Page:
2018 Honda Civic Type R

Generally at MOTOR, we get a test car for a week and have to help some poor punter – ie, yourself – try to decide whether or not to park one in the driveway for at least a couple of years. This is not easy. But this is also why we run a long-term test.

At the end of a long-term test, you’re looking for a feeling: whether a quiet relief to no longer have to write about a car. Or a solemness at parting ways.

2018 Honda Civic Type R

For me, in the case of the Type R, there was genuine glumness to be giving it back to Honda. (Even if it was with our apologies for the ‘accelerated tyre and brake wear’ – yikes.)

Our six-part tenure with TYPER-5 basically started like this: yes, it drives brilliantly, it just won Performance Car of the Year – but what kind of journey are we embarking on with regards to the styling? The very first time I laid eyes on the UK-built FK8 Type R in the metal was at the Paris Motor Show where it sat in a menacing satin black finish. I thought I could very clearly imagine the exact kind of person who would be attracted to it, and that kind of person was exactly who I wasn’t.

As someone who helps call the artistic shots at MOTOR, I then had to puzzle over countless photos and angles as the Type R made its way into the magazine. And I’m not sure there is another car with a broader spectrum of ‘good’ and ‘bad’ angles as the Type R.

2018 Honda Civic Type R

In the metal, initially my brain tried to blank out how it looked as I walked towards it, as you don’t have to look at the car once you’re in the driver’s seat. This strategy only works for so long during a long-term test.

MOTOR comparison: Civic Type R v Megane RS 280 v i30 N v 308 GTi

Having now looked at the car at length, I have concluded that (a) white is its worst colour (red looks to ‘own’ the shouty styling while black helps to hide it); and (b) its most unflattering angle generally has to do with the rear end, the rear bar protruding outwards as your eye follows it lower, like a plastic chin, and generally it is just one giant eyesore of fake-vented plastic. The aero teeth on the leading edge of the rear window don’t help; nor the hunched rake of the roofline itself. 

2018 Honda Civic Type R

I only bang on about the styling because it’s the thing that would make me most hesitate about buying the car. Yes, I have never shared with MOTOR readers my love for old, ugly cars, however, I also like an attractive car – who doesn’t? Particularly if it’s new.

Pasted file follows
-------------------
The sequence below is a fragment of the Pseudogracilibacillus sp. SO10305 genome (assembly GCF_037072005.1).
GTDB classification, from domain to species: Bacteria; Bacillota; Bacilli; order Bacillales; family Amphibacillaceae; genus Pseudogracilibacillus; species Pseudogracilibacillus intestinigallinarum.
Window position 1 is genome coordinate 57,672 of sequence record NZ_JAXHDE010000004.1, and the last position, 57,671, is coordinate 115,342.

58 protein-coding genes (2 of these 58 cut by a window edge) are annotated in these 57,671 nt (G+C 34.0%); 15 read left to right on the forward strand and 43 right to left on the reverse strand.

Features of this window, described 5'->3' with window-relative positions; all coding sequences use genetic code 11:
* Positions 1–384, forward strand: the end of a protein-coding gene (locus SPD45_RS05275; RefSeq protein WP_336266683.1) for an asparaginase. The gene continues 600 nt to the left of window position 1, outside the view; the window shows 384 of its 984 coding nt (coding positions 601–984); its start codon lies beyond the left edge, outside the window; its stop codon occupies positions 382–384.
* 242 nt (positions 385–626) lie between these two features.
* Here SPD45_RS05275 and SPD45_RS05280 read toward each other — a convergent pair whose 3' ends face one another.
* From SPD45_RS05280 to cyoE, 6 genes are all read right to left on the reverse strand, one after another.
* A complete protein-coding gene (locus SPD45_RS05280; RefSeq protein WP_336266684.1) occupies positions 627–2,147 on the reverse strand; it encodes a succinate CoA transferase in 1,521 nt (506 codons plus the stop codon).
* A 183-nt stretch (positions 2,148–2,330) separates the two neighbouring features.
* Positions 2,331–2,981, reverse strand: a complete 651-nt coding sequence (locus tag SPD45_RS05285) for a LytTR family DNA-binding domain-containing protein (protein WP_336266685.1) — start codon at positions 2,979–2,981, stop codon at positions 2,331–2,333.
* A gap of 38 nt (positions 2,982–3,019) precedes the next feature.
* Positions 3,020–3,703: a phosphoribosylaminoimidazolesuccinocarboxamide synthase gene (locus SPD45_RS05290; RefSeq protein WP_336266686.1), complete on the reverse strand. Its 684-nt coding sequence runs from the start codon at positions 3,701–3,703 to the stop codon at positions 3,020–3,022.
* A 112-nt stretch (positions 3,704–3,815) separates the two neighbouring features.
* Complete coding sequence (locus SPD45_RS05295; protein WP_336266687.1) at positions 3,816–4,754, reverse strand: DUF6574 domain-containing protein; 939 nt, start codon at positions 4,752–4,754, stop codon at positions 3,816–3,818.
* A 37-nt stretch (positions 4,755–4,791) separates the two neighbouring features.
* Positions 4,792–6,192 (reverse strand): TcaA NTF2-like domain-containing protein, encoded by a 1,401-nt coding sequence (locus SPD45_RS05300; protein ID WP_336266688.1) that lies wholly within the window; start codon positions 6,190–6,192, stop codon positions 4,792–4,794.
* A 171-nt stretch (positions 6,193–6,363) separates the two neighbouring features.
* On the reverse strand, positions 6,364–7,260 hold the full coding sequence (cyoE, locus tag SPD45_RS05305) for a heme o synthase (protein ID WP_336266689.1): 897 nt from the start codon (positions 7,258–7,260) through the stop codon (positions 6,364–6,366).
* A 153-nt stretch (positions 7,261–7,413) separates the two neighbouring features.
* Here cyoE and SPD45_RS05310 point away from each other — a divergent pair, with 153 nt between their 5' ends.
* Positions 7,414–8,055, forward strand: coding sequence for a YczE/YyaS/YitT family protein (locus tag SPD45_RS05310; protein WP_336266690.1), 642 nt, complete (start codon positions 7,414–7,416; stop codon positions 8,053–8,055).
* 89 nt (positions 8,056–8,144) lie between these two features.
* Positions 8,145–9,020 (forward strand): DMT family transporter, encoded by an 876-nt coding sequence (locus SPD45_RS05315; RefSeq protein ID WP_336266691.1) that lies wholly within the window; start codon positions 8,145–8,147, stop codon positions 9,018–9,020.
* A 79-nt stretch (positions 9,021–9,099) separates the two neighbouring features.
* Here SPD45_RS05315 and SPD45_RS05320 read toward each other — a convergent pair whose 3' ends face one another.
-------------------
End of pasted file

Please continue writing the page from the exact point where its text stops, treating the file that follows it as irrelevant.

It’s just as well the Type R drives as good as it does. No, seriously, it’s actually a revelation. Your first surprise is the fantastic, almost big-rear-drive-car-like driving position; then you are simply delighted by how easy the controls are, from gearshift to clutch and brake. The ride is extraordinarily good – it shames supposed high-end luxury cars. And that’s no exaggeration.

Punt the Type R hard and you find a joyfully well-balanced, precise gadget that is seriously quick up a twisty road. The SportContact6 tyres offer enormous grip and those dampers incredible suppleness. The turbocharged four-pot engine is revvy and flexible, and power-down is a real highlight despite the front-drive layout.

2018 Honda Civic Type R

In fact, it’s the front-drive layout that’s to thank, in part, for a beautiful light-weight feeling to the Type R’s handling you just don’t get in heavier all-wheel drive machines. That, and the fact it has a proper independent rear end and clever front suspension.

Aside from needing a bit of a sensible approach at the racetrack – the stock Continentals are not cut-out for hardcore track use; and track-spec pads are probably a smart buy – the Type R is addictive, fun and satisfying around a circuit. And quick.

Can the amazing driving feel make up for the styling? For me, yes. I’d have mine in red. With tinted windows. And perhaps I’d fit smaller 19- or even 18-inch wheels to further hone the styling to my tastes – and open myself up to cheaper tyres and possibly an even nicer ride – as many owners have.

I’d consider an aftermarket exhaust as compared to, say, a popping and banging, rorty Hyundai i30 N, the Type R sounds very polite at low speeds.

2018 Honda Civic Type R

A bigger issue, I find, is the interior. It would be fine if you’re coming from a 2010 Ford Focus ST. If you’d just sold your Mk7 VW Golf GTI – or, heaven help you, Audi S3 – for a Type R, brace yourself for a $22K VTi drabness that makes itself more obvious over time.

As for the infotainment system, if you’re not in the habit of using Apple CarPlay or Android Auto, you will be. Audiophiles, too, will do well to see the stock 160W speakers as items ripe for replacing. Fortunately the cabin redeems itself somewhat with highlights like the utterly brilliant seats and cool digital instrument cluster.

Are we sad to see the back of the Type R? Very much so. And this time not because of the way it looks.

2018 Honda Civic Type R

2018 Honda Civic Type R Pros & Cons

Three things we fell for
1 - Porsche-like handling
2 - Lovely revvy engine
3 - Sublime controls

Three things we did not fall for:
1 - Econobox interior
2 - Busy styling
3 - Tyre wear

Sign-up here for your free weekly MOTOR report